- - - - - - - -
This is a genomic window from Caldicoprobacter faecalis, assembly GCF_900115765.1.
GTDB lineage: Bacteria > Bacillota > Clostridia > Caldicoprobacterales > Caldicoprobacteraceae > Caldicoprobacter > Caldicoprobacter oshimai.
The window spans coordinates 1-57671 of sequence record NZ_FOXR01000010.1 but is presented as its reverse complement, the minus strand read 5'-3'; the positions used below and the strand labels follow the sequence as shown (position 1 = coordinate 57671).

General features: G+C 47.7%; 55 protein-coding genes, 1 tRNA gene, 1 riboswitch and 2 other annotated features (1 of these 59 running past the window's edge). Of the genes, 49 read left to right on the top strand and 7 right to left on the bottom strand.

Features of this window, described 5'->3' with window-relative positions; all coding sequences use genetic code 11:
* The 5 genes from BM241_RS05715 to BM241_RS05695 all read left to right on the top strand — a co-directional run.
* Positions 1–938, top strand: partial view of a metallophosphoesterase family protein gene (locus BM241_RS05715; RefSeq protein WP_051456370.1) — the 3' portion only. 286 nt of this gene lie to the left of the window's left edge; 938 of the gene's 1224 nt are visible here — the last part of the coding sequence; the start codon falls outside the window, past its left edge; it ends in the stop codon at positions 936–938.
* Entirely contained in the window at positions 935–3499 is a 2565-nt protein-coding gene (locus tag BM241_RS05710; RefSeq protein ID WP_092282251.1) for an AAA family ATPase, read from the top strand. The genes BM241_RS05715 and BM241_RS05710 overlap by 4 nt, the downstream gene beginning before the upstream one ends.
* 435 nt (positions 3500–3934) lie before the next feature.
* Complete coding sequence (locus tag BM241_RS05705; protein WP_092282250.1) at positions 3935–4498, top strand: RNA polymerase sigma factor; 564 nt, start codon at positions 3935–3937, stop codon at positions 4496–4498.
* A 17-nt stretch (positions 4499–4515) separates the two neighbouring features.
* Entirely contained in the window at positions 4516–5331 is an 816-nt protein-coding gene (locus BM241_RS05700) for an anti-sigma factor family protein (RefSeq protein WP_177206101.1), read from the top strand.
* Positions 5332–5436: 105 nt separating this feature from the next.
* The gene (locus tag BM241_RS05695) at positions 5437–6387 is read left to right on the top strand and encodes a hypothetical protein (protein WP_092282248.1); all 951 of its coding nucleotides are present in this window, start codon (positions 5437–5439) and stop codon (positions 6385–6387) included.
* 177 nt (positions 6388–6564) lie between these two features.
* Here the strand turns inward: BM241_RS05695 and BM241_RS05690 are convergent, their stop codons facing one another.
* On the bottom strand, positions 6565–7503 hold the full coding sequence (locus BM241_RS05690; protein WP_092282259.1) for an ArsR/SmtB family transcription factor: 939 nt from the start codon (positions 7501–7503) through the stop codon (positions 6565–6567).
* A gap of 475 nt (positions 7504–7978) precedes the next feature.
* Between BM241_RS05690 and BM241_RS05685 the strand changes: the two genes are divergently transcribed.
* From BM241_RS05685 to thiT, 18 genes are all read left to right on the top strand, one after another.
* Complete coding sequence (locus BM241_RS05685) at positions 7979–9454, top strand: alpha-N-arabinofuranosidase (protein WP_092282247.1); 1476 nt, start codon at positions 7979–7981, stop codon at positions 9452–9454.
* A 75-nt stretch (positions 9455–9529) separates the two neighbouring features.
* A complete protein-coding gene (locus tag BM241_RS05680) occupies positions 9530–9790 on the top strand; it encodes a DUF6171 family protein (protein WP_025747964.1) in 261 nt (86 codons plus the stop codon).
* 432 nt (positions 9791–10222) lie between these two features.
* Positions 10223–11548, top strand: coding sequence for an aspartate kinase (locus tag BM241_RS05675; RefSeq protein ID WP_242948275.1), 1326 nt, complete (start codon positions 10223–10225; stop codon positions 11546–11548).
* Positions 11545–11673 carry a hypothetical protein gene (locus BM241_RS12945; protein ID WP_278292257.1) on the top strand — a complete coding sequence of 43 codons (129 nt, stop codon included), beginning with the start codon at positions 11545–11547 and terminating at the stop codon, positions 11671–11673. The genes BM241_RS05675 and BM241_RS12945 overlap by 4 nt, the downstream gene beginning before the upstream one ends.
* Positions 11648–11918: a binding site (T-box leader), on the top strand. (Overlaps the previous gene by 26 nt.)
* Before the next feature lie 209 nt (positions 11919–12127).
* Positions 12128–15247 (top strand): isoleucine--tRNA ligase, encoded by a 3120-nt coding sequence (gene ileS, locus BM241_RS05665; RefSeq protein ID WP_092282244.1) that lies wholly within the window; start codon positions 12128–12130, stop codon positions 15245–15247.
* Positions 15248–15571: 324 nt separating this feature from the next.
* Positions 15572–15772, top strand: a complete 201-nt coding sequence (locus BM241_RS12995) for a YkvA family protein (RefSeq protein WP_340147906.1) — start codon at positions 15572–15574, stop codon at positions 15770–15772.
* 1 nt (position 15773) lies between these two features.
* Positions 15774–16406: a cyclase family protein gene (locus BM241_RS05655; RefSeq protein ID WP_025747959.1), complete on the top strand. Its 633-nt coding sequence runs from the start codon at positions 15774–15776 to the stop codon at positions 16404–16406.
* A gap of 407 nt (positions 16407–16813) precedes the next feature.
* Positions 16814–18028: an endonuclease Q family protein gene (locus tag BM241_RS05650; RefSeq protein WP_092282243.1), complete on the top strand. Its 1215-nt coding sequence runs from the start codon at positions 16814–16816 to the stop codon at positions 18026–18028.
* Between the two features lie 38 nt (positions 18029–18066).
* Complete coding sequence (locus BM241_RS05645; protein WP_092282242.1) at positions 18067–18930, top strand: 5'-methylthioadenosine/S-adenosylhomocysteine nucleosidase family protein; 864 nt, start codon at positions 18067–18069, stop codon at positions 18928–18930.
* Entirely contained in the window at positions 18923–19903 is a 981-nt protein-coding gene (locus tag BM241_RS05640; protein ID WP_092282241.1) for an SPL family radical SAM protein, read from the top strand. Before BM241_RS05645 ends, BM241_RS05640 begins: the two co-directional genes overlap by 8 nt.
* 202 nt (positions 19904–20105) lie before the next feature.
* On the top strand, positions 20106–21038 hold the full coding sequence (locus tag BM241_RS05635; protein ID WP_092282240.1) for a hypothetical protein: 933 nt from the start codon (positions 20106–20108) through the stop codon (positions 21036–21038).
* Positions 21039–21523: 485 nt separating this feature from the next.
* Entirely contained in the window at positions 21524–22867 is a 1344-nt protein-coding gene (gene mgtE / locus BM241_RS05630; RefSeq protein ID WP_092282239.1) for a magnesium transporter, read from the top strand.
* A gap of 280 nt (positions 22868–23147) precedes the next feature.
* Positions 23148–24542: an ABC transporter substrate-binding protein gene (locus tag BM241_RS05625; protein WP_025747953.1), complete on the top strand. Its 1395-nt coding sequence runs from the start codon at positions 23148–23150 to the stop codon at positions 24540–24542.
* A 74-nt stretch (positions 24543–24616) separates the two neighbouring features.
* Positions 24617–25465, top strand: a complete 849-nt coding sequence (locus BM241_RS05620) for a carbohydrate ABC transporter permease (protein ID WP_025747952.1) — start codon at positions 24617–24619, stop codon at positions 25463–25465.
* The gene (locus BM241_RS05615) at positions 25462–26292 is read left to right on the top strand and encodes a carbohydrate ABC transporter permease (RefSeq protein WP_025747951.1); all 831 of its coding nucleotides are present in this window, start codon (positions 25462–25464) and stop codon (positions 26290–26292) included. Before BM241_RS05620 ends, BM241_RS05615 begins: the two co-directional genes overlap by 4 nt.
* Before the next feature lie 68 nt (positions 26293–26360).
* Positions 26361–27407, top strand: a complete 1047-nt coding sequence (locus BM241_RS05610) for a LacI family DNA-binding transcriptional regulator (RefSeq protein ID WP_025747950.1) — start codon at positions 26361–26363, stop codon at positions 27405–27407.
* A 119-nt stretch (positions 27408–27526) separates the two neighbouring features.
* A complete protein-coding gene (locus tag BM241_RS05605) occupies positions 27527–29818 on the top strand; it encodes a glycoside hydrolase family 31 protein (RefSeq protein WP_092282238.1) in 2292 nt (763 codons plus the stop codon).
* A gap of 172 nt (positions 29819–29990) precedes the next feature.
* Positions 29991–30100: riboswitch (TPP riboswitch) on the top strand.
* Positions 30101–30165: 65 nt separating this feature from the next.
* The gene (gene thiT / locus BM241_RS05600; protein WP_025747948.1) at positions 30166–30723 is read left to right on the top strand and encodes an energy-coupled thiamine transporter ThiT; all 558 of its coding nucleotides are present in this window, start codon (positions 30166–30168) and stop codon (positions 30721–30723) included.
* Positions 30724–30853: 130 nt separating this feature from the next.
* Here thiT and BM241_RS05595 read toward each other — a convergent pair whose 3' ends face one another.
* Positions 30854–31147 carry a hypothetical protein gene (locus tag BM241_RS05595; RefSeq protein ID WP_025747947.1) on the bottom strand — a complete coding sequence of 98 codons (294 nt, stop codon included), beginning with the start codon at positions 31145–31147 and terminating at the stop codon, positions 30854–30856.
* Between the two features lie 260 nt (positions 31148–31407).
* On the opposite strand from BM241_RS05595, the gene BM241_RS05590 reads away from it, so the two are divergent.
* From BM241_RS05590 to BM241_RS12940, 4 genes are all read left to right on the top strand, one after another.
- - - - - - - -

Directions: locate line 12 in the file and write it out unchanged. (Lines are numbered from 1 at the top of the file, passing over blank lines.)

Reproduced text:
* Entirely contained in the window at positions 4516–5331 is an 816-nt protein-coding gene (locus BM241_RS05700) for an anti-sigma factor family protein (RefSeq protein WP_177206101.1), read from the top strand.